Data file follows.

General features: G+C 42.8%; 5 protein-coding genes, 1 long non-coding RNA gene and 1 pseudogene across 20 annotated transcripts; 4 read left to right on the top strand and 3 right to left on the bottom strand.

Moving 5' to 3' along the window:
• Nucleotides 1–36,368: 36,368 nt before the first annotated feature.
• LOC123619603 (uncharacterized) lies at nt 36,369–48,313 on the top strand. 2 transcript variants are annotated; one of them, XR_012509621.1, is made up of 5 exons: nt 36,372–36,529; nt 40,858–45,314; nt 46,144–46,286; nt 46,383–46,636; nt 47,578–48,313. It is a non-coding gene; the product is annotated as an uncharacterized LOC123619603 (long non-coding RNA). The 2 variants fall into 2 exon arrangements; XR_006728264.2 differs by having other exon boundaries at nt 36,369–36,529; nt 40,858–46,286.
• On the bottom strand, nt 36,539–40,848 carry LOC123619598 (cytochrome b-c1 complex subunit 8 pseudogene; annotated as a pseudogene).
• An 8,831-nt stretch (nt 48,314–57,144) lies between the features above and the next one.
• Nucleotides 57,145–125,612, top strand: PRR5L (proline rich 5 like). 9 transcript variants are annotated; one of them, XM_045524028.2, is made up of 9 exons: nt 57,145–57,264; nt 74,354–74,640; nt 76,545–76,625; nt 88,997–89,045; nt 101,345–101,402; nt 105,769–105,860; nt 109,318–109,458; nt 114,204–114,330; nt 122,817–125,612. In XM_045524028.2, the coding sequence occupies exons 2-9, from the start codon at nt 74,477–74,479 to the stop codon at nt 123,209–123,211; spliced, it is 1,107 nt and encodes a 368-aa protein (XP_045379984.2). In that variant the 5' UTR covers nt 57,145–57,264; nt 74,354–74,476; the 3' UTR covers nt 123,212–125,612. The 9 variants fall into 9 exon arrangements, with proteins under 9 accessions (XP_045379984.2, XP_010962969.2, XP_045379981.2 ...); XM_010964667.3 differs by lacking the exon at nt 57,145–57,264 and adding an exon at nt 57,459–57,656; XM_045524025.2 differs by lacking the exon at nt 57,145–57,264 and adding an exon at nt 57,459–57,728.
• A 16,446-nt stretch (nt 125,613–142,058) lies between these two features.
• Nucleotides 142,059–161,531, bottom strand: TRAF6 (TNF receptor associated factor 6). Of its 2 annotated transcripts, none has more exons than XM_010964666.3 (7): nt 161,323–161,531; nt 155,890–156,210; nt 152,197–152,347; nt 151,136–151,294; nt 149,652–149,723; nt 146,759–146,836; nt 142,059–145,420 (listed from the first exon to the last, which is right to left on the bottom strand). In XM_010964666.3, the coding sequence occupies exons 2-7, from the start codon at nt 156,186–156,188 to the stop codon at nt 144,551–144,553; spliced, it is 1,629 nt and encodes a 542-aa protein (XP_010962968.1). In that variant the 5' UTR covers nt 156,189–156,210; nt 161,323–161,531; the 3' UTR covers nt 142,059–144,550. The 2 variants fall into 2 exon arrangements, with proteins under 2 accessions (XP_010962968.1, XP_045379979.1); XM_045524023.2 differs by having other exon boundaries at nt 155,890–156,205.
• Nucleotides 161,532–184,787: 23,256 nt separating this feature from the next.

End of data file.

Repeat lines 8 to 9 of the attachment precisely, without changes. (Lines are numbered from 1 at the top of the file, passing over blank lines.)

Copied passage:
• A 16,446-nt stretch (nt 125,613–142,058) lies between these two features.
• Nucleotides 142,059–161,531, bottom strand: TRAF6 (TNF receptor associated factor 6). Of its 2 annotated transcripts, none has more exons than XM_010964666.3 (7): nt 161,323–161,531; nt 155,890–156,210; nt 152,197–152,347; nt 151,136–151,294; nt 149,652–149,723; nt 146,759–146,836; nt 142,059–145,420 (listed from the first exon to the last, which is right to left on the bottom strand). In XM_010964666.3, the coding sequence occupies exons 2-7, from the start codon at nt 156,186–156,188 to the stop codon at nt 144,551–144,553; spliced, it is 1,629 nt and encodes a 542-aa protein (XP_010962968.1). In that variant the 5' UTR covers nt 156,189–156,210; nt 161,323–161,531; the 3' UTR covers nt 142,059–144,550. The 2 variants fall into 2 exon arrangements, with proteins under 2 accessions (XP_010962968.1, XP_045379979.1); XM_045524023.2 differs by having other exon boundaries at nt 155,890–156,205.